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Escaping from time, space to Ogakwu’s illimite-II in Enugu

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‘Status Symbol’ by Chinedu Ogakwu

By freeing his art from the shackles of norms and traditions, Chinedu Ogakwu appears to have strengthened his visual vocabulary, so suggests his new work, which is an attempt to broaden the technique he launched four years ago. In 2015, Ogagkwu unveiled a technique he tagged Illimite in Lagos, his first solo show in the cityHaving pushed the technique into the consciousness of art aficionados, Ogakwu has returned to the exhibition circuit, this time with Ilimite-II.

Holding from December 6-13 2019 at National Gallery of Art, Enugu, the show interrogates a borrowed French word, ‘Illimite’, which means unlimited, but adapted by Ogakwu to enhance his mixed media works on canvas.  The new exhibition is set to highlight Ogakwu’s dexterity in mixed media, a concept he says is “unhindered by space or time.” With cracked canvas that is textured in aging technique, Ogakwu brings themes from different contemporary cultural genres to spice his works.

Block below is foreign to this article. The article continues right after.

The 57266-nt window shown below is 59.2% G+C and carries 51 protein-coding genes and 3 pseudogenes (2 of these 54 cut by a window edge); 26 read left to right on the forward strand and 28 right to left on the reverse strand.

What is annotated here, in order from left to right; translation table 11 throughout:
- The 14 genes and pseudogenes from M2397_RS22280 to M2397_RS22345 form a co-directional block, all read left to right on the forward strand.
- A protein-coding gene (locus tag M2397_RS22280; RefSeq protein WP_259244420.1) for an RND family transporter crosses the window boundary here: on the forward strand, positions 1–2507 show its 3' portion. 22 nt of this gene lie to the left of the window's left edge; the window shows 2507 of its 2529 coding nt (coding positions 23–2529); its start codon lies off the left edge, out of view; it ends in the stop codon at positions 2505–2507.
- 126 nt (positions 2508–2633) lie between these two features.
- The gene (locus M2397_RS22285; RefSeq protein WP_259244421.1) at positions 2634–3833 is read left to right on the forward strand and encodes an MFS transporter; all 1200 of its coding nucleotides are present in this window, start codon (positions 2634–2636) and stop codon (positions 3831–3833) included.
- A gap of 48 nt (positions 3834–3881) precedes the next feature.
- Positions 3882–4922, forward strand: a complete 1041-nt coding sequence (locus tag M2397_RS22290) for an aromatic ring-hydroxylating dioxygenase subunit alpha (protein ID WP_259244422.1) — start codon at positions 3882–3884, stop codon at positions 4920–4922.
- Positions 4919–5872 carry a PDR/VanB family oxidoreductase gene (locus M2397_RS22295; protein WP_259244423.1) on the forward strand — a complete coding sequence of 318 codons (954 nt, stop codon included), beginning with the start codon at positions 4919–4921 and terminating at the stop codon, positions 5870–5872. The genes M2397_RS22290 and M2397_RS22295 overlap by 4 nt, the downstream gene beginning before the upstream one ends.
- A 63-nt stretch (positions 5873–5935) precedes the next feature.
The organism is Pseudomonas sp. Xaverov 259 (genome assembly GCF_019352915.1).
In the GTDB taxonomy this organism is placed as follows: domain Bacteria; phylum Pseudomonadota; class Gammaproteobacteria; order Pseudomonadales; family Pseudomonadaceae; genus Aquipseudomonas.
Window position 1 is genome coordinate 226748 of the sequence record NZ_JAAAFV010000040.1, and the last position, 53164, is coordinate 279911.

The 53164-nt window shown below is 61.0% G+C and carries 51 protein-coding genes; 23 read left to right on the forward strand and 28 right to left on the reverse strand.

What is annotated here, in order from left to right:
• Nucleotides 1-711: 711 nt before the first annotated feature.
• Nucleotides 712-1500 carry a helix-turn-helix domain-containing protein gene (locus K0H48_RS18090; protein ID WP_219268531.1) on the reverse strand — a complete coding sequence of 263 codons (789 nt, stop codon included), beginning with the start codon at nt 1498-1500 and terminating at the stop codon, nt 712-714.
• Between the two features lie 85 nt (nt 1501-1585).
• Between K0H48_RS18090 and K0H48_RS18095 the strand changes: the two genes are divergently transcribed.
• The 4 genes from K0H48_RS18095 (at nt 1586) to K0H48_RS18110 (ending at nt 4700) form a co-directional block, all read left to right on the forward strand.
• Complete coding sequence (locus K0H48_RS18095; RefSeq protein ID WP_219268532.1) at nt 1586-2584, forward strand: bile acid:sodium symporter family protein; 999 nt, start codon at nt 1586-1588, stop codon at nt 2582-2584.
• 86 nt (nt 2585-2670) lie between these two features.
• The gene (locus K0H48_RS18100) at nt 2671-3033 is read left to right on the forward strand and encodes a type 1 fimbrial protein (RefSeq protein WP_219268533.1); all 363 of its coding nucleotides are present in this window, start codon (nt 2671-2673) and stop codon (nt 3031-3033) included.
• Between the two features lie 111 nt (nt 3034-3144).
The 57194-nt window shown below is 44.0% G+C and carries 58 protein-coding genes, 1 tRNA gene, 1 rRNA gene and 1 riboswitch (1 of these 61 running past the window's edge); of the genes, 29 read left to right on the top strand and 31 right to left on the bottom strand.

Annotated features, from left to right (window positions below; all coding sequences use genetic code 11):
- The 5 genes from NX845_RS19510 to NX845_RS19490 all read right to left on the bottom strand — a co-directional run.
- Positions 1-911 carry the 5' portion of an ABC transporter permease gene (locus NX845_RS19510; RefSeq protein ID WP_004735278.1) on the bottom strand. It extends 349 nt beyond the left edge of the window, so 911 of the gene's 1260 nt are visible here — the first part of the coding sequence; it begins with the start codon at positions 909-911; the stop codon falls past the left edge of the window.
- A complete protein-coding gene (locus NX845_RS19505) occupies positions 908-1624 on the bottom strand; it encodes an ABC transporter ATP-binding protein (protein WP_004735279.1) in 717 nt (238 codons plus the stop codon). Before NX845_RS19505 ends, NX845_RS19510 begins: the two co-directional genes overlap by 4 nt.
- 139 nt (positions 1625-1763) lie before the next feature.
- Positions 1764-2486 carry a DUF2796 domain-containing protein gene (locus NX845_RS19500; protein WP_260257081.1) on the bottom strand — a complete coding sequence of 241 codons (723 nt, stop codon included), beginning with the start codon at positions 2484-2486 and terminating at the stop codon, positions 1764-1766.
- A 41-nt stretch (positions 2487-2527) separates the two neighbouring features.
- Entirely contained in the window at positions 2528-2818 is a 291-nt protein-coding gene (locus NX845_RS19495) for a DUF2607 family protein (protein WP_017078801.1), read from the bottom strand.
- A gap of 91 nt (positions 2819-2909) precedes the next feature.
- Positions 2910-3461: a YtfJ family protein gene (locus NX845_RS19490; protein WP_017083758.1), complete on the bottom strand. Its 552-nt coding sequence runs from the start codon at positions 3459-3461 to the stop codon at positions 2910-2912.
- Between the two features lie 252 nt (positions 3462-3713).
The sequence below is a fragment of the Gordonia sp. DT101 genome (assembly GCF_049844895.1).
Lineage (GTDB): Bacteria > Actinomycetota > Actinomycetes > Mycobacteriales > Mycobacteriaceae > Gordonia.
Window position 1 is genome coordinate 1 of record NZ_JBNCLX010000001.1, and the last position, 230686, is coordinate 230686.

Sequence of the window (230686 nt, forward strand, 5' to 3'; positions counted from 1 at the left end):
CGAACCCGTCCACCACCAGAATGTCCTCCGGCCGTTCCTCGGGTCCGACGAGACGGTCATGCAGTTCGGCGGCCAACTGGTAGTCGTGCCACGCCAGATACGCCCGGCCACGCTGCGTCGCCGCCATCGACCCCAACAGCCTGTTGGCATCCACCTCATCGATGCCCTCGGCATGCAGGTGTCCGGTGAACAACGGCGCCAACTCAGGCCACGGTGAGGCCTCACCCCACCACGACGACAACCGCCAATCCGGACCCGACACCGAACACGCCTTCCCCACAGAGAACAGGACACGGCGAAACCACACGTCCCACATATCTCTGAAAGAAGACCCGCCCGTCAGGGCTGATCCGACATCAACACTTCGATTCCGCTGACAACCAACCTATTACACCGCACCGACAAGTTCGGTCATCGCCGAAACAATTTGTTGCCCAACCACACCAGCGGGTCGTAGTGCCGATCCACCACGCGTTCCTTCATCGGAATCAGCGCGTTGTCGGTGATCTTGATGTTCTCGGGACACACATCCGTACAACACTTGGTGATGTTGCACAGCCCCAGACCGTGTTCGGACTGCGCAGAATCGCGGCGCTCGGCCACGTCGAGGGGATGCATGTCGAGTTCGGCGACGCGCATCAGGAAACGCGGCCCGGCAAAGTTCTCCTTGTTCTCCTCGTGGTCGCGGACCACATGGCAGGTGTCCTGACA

On roughened canvas of partly reflecting textures, the artist, in a group of figurative titled, Matters of the Moment , coalesces pseudo-silhouette style with cracking technique. For some parts of the cracks, the artist creates spots in painting, perhaps, to decode dialogue among the converged figures.

Quite a number of the works heading for the exhibition highlight fashion trends alongside socio-cultural statements. Such pieces include, ‘Conviviality’, ‘My Lady’, ‘Family Picture,’ ‘Headgear’, ‘Owambe’ and ‘Status Symbol’.Softening textures from the cracked and aged canvas techniques is ‘Status Symbol’, a mixed-media painting that derives its beauty from the cubism he employed.

From the figure’s haircut to the two-piece suit, a grand fashion statement is revealed,,, as the background enhances the texture of the composite. As an art piece, the painting speaks volume across contemporary cultures.

Incorporate and hip-hop taste, ‘Status Symbol’ represents a blurring line being generated by the digital age, so suggests the cubism technique that also radiates semblance of reproduced robotic imagery. With the intimidating and rising profile of other visual genres such as installations and others that are avant-gardist in form, which has made some painters to be more bold and loud in contemporary expression. And the refuge for such expression is usually the application of loud materials.

For Ogakwu’s Illimite technique, which obviously derives its strength from the artist’s lavish application of materials, there is more statement to his themes beyond the heavy layers of mixed media. He noted how “intense passion and immense love of nature” has been the pedestal on which his art is mounted. The strength of the materials applied is generated from what he listed as wood bark, ropes, ‘camouflage canvas, nets, wallpapers, jute fabric, among others.